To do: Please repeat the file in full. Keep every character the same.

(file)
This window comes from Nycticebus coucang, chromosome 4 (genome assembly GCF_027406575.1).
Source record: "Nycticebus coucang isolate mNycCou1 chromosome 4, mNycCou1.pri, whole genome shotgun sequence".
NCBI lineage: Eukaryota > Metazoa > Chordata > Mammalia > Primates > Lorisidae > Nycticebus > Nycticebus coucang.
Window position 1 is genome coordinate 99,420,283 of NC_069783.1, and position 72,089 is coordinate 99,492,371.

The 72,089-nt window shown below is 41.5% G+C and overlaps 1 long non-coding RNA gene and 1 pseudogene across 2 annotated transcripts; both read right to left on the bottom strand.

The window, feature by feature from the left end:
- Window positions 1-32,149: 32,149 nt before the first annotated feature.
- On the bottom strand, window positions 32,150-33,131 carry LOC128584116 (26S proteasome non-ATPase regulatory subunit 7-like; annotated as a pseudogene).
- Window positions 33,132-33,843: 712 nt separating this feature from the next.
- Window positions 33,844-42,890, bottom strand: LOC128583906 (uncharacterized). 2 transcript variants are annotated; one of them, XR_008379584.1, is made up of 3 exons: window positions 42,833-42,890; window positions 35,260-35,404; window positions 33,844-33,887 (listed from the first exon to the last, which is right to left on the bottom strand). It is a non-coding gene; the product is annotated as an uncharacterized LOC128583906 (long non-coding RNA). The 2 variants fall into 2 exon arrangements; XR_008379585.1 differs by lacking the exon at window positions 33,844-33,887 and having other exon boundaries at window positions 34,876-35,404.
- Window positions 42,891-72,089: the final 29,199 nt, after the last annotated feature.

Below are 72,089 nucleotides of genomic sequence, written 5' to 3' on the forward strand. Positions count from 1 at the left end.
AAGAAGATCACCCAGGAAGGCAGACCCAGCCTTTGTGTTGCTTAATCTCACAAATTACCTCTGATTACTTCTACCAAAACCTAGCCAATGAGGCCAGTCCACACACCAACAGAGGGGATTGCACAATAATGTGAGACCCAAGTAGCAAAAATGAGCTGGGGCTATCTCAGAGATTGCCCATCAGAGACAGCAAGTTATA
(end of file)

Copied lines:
This window comes from Nycticebus coucang, chromosome 4 (genome assembly GCF_027406575.1).
Source record: "Nycticebus coucang isolate mNycCou1 chromosome 4, mNycCou1.pri, whole genome shotgun sequence".
NCBI lineage: Eukaryota > Metazoa > Chordata > Mammalia > Primates > Lorisidae > Nycticebus > Nycticebus coucang.
Window position 1 is genome coordinate 99,420,283 of NC_069783.1, and position 72,089 is coordinate 99,492,371.

The 72,089-nt window shown below is 41.5% G+C and overlaps 1 long non-coding RNA gene and 1 pseudogene across 2 annotated transcripts; both read right to left on the bottom strand.

The window, feature by feature from the left end:
- Window positions 1-32,149: 32,149 nt before the first annotated feature.
- On the bottom strand, window positions 32,150-33,131 carry LOC128584116 (26S proteasome non-ATPase regulatory subunit 7-like; annotated as a pseudogene).
- Window positions 33,132-33,843: 712 nt separating this feature from the next.
- Window positions 33,844-42,890, bottom strand: LOC128583906 (uncharacterized). 2 transcript variants are annotated; one of them, XR_008379584.1, is made up of 3 exons: window positions 42,833-42,890; window positions 35,260-35,404; window positions 33,844-33,887 (listed from the first exon to the last, which is right to left on the bottom strand). It is a non-coding gene; the product is annotated as an uncharacterized LOC128583906 (long non-coding RNA). The 2 variants fall into 2 exon arrangements; XR_008379585.1 differs by lacking the exon at window positions 33,844-33,887 and having other exon boundaries at window positions 34,876-35,404.
- Window positions 42,891-72,089: the final 29,199 nt, after the last annotated feature.

Below are 72,089 nucleotides of genomic sequence, written 5' to 3' on the forward strand. Positions count from 1 at the left end.
AAGAAGATCACCCAGGAAGGCAGACCCAGCCTTTGTGTTGCTTAATCTCACAAATTACCTCTGATTACTTCTACCAAAACCTAGCCAATGAGGCCAGTCCACACACCAACAGAGGGGATTGCACAATAATGTGAGACCCAAGTAGCAAAAATGAGCTGGGGCTATCTCAGAGATTGCCCATCAGAGACAGCAAGTTATA